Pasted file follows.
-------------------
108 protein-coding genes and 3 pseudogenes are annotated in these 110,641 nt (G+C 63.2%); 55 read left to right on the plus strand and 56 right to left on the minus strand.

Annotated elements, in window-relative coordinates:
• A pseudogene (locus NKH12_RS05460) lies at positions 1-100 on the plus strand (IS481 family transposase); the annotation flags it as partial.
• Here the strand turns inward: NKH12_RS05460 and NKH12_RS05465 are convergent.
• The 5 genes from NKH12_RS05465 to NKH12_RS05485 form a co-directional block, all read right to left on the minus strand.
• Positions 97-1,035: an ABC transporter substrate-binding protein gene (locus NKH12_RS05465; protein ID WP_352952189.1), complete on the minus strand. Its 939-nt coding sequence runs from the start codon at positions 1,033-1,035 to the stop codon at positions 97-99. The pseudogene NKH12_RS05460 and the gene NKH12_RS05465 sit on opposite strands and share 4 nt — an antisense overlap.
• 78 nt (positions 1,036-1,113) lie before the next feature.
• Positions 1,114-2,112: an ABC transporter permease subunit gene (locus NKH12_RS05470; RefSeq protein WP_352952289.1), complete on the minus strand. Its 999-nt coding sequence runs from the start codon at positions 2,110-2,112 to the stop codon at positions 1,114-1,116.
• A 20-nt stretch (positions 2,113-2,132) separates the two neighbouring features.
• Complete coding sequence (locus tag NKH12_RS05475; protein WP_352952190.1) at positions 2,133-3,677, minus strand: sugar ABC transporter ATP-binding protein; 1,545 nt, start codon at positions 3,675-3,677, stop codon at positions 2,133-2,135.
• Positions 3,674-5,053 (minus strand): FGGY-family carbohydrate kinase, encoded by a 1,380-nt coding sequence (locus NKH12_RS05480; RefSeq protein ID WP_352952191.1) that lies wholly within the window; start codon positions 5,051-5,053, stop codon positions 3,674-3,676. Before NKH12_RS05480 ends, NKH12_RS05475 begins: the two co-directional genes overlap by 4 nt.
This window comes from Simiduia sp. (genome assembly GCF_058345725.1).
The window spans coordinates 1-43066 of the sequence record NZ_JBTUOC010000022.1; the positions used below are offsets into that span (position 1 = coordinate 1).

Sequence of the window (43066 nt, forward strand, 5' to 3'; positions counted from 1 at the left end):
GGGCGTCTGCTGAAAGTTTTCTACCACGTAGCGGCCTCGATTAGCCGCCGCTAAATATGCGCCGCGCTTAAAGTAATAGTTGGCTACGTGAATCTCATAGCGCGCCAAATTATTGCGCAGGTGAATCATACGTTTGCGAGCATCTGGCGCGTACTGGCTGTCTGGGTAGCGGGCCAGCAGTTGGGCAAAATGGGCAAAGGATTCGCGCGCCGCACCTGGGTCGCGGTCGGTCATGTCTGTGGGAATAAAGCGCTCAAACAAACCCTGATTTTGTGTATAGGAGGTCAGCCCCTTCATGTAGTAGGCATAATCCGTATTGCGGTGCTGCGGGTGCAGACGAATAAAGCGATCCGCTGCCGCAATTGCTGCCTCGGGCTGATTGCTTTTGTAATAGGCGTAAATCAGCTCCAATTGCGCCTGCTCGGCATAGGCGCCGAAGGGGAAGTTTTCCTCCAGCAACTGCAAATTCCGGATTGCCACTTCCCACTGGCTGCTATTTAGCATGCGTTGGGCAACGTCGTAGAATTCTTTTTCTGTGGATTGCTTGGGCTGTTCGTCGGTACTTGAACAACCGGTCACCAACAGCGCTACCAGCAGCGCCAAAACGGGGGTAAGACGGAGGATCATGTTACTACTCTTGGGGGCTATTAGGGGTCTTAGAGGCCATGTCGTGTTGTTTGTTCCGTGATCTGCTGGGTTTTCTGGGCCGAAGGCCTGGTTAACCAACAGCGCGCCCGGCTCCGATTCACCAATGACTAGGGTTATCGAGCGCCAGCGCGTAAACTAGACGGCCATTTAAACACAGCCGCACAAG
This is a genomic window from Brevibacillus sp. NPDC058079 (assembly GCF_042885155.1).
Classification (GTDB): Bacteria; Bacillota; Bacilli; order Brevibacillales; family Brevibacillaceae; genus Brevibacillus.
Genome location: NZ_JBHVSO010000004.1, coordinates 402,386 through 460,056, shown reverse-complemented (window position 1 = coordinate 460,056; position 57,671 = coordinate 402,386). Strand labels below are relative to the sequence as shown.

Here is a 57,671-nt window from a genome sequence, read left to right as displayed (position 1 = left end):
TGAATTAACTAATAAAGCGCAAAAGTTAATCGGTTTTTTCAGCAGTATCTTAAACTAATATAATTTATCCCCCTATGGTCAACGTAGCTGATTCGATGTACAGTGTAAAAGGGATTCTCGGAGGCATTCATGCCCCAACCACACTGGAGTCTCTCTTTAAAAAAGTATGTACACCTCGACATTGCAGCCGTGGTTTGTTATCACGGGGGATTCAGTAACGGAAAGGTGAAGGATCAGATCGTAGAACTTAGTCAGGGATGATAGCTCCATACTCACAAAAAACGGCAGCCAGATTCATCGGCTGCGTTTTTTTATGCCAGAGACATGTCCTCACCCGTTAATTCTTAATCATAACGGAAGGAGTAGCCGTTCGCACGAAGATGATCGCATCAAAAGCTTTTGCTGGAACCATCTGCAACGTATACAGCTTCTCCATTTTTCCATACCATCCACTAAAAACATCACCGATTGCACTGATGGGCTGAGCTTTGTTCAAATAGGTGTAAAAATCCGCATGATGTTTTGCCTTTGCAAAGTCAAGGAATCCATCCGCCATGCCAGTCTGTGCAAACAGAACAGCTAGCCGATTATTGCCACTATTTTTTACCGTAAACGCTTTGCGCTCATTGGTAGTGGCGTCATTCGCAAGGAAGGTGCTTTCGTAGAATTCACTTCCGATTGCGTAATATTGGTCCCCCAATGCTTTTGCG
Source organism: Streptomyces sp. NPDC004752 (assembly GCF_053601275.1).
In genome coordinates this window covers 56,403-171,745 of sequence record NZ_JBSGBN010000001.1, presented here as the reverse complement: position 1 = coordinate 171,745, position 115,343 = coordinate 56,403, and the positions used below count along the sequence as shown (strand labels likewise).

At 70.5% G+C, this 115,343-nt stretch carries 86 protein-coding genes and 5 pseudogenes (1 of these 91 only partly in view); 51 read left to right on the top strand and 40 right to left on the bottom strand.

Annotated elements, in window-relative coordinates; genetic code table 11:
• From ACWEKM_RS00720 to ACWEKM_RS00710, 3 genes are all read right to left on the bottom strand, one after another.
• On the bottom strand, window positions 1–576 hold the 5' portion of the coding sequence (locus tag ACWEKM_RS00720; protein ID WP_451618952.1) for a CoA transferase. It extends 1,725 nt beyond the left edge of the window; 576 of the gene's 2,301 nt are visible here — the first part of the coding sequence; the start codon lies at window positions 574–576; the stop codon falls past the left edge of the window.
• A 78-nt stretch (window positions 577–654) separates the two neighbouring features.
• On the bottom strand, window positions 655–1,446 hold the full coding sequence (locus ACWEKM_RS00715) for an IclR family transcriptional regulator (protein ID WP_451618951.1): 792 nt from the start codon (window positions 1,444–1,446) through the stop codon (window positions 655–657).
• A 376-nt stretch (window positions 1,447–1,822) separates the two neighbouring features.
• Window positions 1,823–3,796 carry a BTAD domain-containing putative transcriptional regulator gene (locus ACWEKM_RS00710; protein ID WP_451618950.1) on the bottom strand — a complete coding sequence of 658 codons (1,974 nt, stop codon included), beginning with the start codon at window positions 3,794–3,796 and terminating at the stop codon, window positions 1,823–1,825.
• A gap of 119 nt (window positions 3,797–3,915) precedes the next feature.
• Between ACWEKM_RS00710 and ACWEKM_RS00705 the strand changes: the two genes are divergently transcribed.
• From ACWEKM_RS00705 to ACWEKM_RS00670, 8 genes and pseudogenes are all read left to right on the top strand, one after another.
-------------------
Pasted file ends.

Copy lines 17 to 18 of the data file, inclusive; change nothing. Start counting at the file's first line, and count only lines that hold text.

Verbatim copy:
Classification (GTDB): Bacteria; Bacillota; Bacilli; order Brevibacillales; family Brevibacillaceae; genus Brevibacillus.
Genome location: NZ_JBHVSO010000004.1, coordinates 402,386 through 460,056, shown reverse-complemented (window position 1 = coordinate 460,056; position 57,671 = coordinate 402,386). Strand labels below are relative to the sequence as shown.